That was merely the starter.  A few hundred feet on, we saw butterflies gathered around the equivalent of a Kalahari water hole.

The trail ended in a grove of oyamel fir trees.  At first glance, they looked like oaks in the autumn.  A forest of brown leaves.

But they weren't leaves.  They were butterflies. 

Millions of butterflies on the fir needles and the tree trunks.  Butterflies that were in Canada or the northern United States six months before.

And then something marvelous happened.  As the sun played hide and seek with the clouds, the butterflies started soaring.

I wish I could describe the sight.  The local Indians believed the butterflies were the souls of their ancestors returning to their mountain homes.

The analogy worked for me as I stood there with my mouth open like some slack-jawed yahoo. 

The grace.  The beauty.  And the sound.  Like the whisper of seraphim wings.

Take a look for yourself.

I doubt I will ever visit again.  But I don't need to. 

I think I have learned some answers to those questions about angels.


John said...

Angels or Mother Nature at work - PRETTY amazing.

I am going to go with the angels ;-)

Steve Cotton said...

"Pretty" is the word.

Steve Cotton said...

It is worth doing -- once.

teresa freeburn said...

perfect description of that tree-it did look like leaves but i figured they'd be butterflies. great video! isn't it amazing what some little critters (big ones too) can do?

well, while you're enjoying mexico city, we are stuck in the snow. funny, we'd had nothing but springlike weather for about a month and this morning we woke up to a fresh blanket of the white stuff. we just got a little over an inch but because our area is so hilly and it's difficult for the school busses to get around, we have a 2 hour late start. more time to enjoy my book so i am off to bed to read.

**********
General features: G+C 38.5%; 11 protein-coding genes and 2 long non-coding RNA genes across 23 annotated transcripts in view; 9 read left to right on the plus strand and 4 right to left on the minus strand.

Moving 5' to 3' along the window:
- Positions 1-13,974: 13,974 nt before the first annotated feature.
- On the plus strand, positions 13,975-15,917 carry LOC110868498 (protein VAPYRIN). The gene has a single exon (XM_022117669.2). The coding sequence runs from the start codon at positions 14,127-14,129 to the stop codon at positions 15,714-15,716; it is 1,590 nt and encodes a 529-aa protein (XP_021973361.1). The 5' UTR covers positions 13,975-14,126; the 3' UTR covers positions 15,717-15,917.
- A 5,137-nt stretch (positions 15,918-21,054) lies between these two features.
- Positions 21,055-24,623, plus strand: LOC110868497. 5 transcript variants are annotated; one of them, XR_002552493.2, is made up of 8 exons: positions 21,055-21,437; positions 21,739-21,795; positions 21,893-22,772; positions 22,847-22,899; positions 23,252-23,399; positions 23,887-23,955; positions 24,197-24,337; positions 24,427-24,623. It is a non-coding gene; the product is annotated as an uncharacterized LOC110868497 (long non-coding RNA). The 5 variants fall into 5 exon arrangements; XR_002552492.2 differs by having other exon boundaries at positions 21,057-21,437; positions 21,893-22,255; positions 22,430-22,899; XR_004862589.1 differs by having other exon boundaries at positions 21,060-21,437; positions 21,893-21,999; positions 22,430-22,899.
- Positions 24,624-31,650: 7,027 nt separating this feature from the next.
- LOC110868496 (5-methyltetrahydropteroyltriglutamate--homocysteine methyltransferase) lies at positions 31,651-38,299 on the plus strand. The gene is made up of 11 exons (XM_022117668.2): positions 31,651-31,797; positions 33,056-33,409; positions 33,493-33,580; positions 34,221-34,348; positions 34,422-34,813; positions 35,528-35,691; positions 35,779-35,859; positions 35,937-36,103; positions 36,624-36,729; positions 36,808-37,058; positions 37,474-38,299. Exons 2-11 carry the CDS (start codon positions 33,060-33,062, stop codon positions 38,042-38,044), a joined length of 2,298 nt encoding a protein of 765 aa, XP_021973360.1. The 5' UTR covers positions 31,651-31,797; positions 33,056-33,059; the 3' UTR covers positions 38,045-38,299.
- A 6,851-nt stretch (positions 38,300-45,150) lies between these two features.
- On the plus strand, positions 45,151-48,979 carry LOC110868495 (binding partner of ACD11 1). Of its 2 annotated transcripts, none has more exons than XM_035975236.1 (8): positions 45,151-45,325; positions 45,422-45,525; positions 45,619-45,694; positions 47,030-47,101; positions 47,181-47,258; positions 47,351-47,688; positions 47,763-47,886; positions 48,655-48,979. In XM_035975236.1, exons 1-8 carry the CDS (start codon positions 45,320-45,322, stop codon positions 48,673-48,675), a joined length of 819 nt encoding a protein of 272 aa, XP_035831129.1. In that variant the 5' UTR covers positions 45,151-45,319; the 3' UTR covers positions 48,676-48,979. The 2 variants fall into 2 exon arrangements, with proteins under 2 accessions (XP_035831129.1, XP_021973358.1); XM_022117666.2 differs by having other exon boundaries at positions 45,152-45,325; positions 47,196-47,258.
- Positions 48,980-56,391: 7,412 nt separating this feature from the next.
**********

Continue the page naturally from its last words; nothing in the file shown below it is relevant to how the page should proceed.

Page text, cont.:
have a great day wherever you are!

Steve Cotton said...

If you enlarge the third photograph, you will see some Mexican soldiers. They were there in full gear hiking up the trail in formation -- and moving at formation speed. That is about the only reason I would want to be 20 again.

Steve Cotton said...

Thanks, Mom. You would have loved it.

Steve Cotton said...

Enjoy your snow -- and I will battle traffic.

Tancho said...

During the migratory period, we find some butterflies hovering around some of our trees and vegetation. Their GPS genes must have been changed by flying too close to TelCell towers obviously.
I visited the sanctuary probably about 15 years ago and at that time they were saying that they were going to close it up because of the impact of tourism and the ruining of their habitat......I sense that it may have been a ploy for donations. You think?
It is interesting to see, now all they have to do is put a zip line in there with a few rides and amusements to make a real viable business.
Just kidding!
Glad you enjoyed it, can't wait to see what you have to say about Patz...

Steve Cotton said...

If a zipline was the reward for making the climb, I would return. ;}

tancho said...

When we went there was a road that the guide took us on, which he said was normally closed most of the time, so we were able to get up pretty close...